A Pekin man received “significant” injuries in an early morning blaze Saturday that was caused by the careless disposal of smoking material, according to the Pekin Fire Department.
The man’s name has not been released by the fire department. Pekin Fire Chief Kurt Nelson said Sunday that the man was transported to OSF Saint Francis Medical Center in Peoria. Nelson did not know his current condition.
The fire occurred at an old hotel located at 342 Ann Eliza St. The hotel was converted many years ago to a small apartment complex. Sixteen people were sleeping inside the complex when the fire broke out. When the fire department arrived at the blaze, which was called into the fire department at 4:54 a.m., fire was coming from Apt. 5.
Doris and Jeff Bessler were sleeping in the apartment next door to where the fire broke out. Doris said she was awakened by the heat. She then woke her husband.
“Thank God for my wife,” said Jeff Bessler. “She woke up complaining that it was hot and then said, ‘Jeff, there’s smoke. There’s a fire.’ I opened up the door and flames shot in. We got a back flash from the flames.”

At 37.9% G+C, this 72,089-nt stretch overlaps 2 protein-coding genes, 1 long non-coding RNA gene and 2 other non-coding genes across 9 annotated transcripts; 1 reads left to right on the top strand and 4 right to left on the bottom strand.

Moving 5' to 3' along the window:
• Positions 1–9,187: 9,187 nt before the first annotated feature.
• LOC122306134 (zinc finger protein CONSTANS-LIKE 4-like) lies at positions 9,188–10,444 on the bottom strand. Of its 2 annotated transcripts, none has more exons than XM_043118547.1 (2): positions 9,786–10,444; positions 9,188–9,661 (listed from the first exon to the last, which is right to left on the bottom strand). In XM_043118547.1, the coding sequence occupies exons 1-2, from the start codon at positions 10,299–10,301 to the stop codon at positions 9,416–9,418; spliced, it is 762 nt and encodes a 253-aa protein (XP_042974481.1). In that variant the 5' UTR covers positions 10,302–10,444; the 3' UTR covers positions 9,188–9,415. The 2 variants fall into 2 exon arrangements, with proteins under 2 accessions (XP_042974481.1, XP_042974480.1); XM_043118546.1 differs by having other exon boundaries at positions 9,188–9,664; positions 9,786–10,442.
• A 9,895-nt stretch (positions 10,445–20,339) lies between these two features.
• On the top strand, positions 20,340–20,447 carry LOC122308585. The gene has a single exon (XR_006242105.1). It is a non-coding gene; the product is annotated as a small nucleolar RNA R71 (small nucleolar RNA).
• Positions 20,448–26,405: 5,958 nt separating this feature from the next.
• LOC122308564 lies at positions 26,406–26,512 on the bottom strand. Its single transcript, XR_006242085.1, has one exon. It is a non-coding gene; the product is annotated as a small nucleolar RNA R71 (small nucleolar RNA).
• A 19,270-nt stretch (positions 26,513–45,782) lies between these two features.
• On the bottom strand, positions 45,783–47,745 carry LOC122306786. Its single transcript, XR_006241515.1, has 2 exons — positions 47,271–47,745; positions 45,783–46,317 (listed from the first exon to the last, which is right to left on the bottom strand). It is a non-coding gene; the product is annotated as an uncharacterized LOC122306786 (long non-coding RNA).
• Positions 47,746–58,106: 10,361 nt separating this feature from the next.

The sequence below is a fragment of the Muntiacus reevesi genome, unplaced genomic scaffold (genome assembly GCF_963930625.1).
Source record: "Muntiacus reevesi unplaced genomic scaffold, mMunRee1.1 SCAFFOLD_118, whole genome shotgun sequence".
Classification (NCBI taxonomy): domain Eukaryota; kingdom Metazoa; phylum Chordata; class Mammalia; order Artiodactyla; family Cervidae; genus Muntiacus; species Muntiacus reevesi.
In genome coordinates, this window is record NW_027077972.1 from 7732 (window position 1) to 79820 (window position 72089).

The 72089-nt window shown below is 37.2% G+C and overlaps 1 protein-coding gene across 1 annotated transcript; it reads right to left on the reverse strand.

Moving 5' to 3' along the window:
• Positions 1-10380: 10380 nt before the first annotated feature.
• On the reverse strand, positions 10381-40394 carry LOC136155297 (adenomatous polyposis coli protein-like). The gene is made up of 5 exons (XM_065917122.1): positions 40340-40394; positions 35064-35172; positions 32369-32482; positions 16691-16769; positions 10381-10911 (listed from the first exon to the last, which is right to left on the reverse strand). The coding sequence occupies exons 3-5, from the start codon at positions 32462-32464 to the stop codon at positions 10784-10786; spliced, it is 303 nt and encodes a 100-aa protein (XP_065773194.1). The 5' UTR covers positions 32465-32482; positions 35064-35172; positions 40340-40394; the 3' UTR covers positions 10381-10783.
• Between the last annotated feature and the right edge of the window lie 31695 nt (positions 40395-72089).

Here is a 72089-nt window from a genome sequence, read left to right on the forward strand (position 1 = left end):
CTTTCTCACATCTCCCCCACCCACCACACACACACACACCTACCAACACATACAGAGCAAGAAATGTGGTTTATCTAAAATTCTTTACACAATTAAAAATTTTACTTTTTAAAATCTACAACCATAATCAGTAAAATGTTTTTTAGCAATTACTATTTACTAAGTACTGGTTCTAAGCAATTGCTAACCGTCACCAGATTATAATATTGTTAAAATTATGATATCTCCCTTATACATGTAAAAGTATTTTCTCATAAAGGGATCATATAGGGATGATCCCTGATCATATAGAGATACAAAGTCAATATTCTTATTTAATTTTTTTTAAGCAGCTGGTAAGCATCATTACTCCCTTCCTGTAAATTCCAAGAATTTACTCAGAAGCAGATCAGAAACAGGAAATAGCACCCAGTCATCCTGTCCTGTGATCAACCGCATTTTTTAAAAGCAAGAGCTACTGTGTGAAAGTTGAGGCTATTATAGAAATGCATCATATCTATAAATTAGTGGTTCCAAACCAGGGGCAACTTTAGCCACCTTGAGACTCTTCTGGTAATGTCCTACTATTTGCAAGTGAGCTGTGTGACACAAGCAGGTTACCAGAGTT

“It got so hot that it exploded the air-conditioner Bill had in his window — blew it right out of the window,” said Doris.
First floor residents had evacuated the facility when firefighters arrived, but second floor residents had not. Firefighters had trouble waking those residents and had to kick in some of the doors to get people out. A second injury was caused when a resident hit his head on the door of his apartment when evacuating. His injury was not serious and he was treated at the scene, said Nelson.
The American Red Cross arranged housing for people occupying several heavily damaged apartments. Nelson said some of the units are usable and resident have been allowed to return to their homes. Eight of the 14 apartments sustained significant smoke damage and two sustained fire damage. Early estimates place damage at $25,000.
Nelson said the department has yet to determine if there was a fire alarm in the heavily damaged apartment where the fire started.
“The problem is that people take down the fire alarms or take the batteries out,” he said. “Even the hard wired ones — people dismantle them and sell them.”
Follow Sharon Woods Harris at Twitter.com/sharrispekin